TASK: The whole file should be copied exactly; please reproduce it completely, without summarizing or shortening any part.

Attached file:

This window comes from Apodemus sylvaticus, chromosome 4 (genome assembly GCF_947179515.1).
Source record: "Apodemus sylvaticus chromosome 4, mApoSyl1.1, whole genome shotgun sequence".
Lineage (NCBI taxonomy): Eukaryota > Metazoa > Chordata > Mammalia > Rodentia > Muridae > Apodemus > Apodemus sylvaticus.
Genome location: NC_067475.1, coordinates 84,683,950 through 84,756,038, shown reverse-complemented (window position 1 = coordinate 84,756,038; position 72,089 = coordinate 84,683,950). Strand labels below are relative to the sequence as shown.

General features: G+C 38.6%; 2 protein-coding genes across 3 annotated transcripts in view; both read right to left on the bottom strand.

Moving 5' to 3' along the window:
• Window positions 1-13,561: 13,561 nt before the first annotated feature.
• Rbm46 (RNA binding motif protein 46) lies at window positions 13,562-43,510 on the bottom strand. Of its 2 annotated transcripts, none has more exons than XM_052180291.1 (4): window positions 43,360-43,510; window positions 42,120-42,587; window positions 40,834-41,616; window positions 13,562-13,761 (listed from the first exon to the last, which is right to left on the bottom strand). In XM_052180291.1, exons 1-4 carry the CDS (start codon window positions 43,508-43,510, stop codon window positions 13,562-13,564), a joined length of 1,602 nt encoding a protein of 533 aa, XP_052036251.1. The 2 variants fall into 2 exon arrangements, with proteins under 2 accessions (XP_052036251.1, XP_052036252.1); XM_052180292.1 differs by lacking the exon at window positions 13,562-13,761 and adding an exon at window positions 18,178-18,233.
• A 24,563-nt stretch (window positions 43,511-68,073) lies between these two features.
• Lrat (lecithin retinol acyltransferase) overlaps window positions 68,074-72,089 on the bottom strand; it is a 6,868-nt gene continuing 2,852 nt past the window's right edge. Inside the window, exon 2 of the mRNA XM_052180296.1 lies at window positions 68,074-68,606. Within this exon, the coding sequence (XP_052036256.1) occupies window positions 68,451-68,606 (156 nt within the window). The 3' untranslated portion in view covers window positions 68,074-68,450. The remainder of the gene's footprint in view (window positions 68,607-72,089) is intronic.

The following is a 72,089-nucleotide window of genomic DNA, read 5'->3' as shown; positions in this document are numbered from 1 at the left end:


This window comes from Apodemus sylvaticus, chromosome 4 (genome assembly GCF_947179515.1).
Source record: "Apodemus sylvaticus chromosome 4, mApoSyl1.1, whole genome shotgun sequence".
Lineage (NCBI taxonomy): Eukaryota > Metazoa > Chordata > Mammalia > Rodentia > Muridae > Apodemus > Apodemus sylvaticus.
Genome location: NC_067475.1, coordinates 84,683,950 through 84,756,038, shown reverse-complemented (window position 1 = coordinate 84,756,038; position 72,089 = coordinate 84,683,950). Strand labels below are relative to the sequence as shown.

General features: G+C 38.6%; 2 protein-coding genes across 3 annotated transcripts in view; both read right to left on the bottom strand.

Moving 5' to 3' along the window:
• Window positions 1-13,561: 13,561 nt before the first annotated feature.
• Rbm46 (RNA binding motif protein 46) lies at window positions 13,562-43,510 on the bottom strand. Of its 2 annotated transcripts, none has more exons than XM_052180291.1 (4): window positions 43,360-43,510; window positions 42,120-42,587; window positions 40,834-41,616; window positions 13,562-13,761 (listed from the first exon to the last, which is right to left on the bottom strand). In XM_052180291.1, exons 1-4 carry the CDS (start codon window positions 43,508-43,510, stop codon window positions 13,562-13,564), a joined length of 1,602 nt encoding a protein of 533 aa, XP_052036251.1. The 2 variants fall into 2 exon arrangements, with proteins under 2 accessions (XP_052036251.1, XP_052036252.1); XM_052180292.1 differs by lacking the exon at window positions 13,562-13,761 and adding an exon at window positions 18,178-18,233.
• A 24,563-nt stretch (window positions 43,511-68,073) lies between these two features.
• Lrat (lecithin retinol acyltransferase) overlaps window positions 68,074-72,089 on the bottom strand; it is a 6,868-nt gene continuing 2,852 nt past the window's right edge. Inside the window, exon 2 of the mRNA XM_052180296.1 lies at window positions 68,074-68,606. Within this exon, the coding sequence (XP_052036256.1) occupies window positions 68,451-68,606 (156 nt within the window). The 3' untranslated portion in view covers window positions 68,074-68,450. The remainder of the gene's footprint in view (window positions 68,607-72,089) is intronic.

The following is a 72,089-nucleotide window of genomic DNA, read 5'->3' as shown; positions in this document are numbered from 1 at the left end: